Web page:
25 TX ADC s 97.4

10. How much time is required for reportable conditions in animals?

Reportable conditions affecting animals shall be reported within one working day following the diagnosis to either the appropriate Texas Department of Health regional zoonosis control office or the Zoonosis Control Division office in Austin. Conditions in animals that are reportable to both the Texas Department of Health and the Texas Animal Health Commission can be reported to either one of the agencies which will forward the information to the other agency.

25 TX ADC s 97.4

11. Who is responsible for reporting sexually transmitted diseases in Texas?

( a ) A physician or dentist shall report each patient that is diagnosed or treated for AIDS, chancroid, Chlamydia trachomatis infection, gonorrhea, HIV infection, or syphilis. A physician or dentist may designate an employee of the clinic, including a school based clinic or physician/dentist's office to serve as the reporting officer. A physician or dentist who can assure that a designated or appointed person in the clinic or office is regularly reporting every occurrence of these diseases does not have to submit a duplicate report.

( b) The chief administrative officer of a hospital, medical facility, or penal institution shall report each patient who is medically attended at the facility and is diagnosed with AIDS, chancroid, Chlamydia trachomatis infection, gonorrhea, HIV infection, or syphilis. The chief administrative officer may designate an employee of the institution to serve as the reporting officer. A chief administrative officer who can assure that a designated or appointed person in the institution is regularly reporting every occurrence of these diseases does not have to submit a duplicate report. Hospital laboratories may report through the reporting officer or independently in accordance with the hospital's policies and procedures.

( c ) Any person in charge of a clinical laboratory blood bank, mobile unit, or other facility in which a laboratory examination of a blood specimen or any specimen derived from a human body that yields microscopic, cultural, serological or any other evidence of AIDS, chancroid, Chlamydia trachomatis infection, gonorrhea, HIV infection, or syphilis, including a CD4+ T lymphocyte cell count below 200 cells/microliter or a CD4+ T lymphocyte percentage of less than 14%.

( d ) The medical director or other physician responsible for the medical oversight of a counseling and testing site of a community-based organization shall report each patient that is diagnosed with AIDS, chancroid, Chlamydia trachomatis infection, gonorrhea, HIV infection, or syphilis. The medical director or clinic physician may designate an employee of the counseling and testing site or community-based organization to serve as the reporting officer. A medical director or clinic physician who can assure that the designated reporting officer is regularly reporting every occurrence of these diseases does not have to submit a duplicate report.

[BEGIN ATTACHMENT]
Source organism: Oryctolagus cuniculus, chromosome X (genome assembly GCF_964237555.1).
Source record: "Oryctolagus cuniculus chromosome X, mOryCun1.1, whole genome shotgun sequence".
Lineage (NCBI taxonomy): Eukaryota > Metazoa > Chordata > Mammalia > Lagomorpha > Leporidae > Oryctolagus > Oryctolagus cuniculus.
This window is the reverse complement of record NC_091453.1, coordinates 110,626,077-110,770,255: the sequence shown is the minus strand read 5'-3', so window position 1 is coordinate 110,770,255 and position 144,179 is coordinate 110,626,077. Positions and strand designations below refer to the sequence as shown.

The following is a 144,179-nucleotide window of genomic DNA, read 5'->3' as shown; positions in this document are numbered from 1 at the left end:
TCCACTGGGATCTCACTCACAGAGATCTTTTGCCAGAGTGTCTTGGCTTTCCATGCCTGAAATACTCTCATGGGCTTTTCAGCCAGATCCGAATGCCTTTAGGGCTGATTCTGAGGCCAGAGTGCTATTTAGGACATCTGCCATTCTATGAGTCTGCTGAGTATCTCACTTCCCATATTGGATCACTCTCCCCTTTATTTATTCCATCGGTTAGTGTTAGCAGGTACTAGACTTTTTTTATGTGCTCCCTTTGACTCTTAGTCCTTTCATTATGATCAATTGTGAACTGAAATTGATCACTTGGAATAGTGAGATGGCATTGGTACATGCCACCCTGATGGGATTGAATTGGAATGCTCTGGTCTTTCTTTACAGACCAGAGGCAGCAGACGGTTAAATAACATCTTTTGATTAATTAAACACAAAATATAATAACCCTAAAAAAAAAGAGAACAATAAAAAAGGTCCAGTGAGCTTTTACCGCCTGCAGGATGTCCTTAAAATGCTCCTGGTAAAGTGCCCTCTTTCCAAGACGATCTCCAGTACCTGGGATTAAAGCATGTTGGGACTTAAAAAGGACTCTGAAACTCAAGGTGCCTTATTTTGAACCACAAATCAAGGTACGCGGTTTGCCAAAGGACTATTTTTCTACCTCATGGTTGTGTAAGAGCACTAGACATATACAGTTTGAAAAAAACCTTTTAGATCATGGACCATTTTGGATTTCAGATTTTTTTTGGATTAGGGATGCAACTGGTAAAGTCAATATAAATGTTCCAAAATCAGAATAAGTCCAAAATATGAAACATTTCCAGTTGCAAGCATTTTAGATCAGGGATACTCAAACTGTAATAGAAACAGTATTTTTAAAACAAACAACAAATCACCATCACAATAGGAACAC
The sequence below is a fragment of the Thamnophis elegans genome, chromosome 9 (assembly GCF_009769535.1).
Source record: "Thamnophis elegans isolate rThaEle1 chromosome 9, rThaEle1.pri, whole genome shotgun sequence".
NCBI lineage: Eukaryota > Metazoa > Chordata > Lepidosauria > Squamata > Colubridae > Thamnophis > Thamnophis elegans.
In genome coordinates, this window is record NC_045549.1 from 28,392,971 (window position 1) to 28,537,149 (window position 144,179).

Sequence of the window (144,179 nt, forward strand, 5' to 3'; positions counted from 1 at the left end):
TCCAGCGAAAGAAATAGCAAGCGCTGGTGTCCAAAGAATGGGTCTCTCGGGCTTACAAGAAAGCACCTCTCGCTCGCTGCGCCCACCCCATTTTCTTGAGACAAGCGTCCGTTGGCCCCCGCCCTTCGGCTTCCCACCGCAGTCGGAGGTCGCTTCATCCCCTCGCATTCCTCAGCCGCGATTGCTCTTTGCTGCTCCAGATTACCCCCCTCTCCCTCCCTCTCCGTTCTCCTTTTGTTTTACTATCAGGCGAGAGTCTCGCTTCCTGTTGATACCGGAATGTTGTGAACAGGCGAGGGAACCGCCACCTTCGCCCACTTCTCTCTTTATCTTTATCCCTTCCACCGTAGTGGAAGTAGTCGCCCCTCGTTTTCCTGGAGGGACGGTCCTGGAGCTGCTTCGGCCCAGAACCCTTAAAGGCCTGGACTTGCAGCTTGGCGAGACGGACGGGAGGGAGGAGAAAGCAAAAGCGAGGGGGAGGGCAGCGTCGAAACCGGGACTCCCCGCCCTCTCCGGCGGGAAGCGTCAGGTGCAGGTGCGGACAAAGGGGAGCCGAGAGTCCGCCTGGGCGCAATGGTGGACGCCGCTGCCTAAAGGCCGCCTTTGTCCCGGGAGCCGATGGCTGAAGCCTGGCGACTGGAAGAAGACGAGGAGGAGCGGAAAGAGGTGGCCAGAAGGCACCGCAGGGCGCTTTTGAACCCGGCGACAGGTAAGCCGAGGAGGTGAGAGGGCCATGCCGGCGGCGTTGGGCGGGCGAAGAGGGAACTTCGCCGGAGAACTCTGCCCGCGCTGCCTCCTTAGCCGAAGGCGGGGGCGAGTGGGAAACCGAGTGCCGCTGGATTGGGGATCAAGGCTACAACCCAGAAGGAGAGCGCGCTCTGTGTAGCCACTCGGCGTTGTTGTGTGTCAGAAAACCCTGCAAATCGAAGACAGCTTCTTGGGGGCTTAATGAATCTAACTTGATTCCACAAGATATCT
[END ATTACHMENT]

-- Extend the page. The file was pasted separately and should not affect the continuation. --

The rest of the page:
( e ) School administrators who are not medical directors are exempt from reporting AIDS, chancroid, Chlamydia trachomatis infection, gonorrhea, HIV infection or syphilis.

( f ) Failure to report a reportable disease is a Class B misdemeanor under the Texas Health and Safety Code.

25 TX ADC s 97.132

12. What are the procedures for reporting sexually transmitted diseases?

( a ) Reports of AIDS, HIV infection, CD4+ T Lymphocyte cell count below 200 cells/microliter, or CD4+ T lymphocyte percentage of less than 14% shall be made using all of the information collected by the reporting entity found in the most current version of forms CDC 50.42B, CDC 50.42C, or STD-28.

( b ) Reports of chancroid, chlamydia trachomatis infection, gonorrhea and syphilis shall be made using all of the information collected by the reporting entity found in the most current version of form STD-27 or STD-28.

( c ) Reports pertaining to congenital syphilis shall be made using all of the elements found in the most current version of the form adopted by the Bureau of HIV and STD Prevention.

( d ) Reports pertaining to enhanced perinatal HIV surveillance shall be made using all of the elements found in the most current version of the form adopted by the Bureau of HIV and STD Prevention.

25 TX ADC s 97.133

13. What other types of injuries or conditions are reportable?

Submersion injuries, traumatic spinal cord injuries, traumatic brain injuries and information on trauma patients. All pre-hospital calls where the pre-hospital provider is dispatched, responds, provides care and/or transports a patient should be reported.

25 TX ADC s 103.12

14. What are the reporting requirements for human exposure to rabies?

( a ) Any person having knowledge of a potential rabies exposure to a human will report the incident to the local rabies control authority as soon as possible, but not later than 24 hours from the time of the incident. This requirement does not apply to bites by low risk animals.

( b ) The owner or custodian of the potentially rabid animal will place that animal in quarantine or submit it for testing.

( c ) The local rabies control authority will investigate each potential exposure and assure appropriate resolution.

25 TX ADC s 169.25

Copyright Kern Augustine Conroy and Schoppmann, P.C. Used with permission.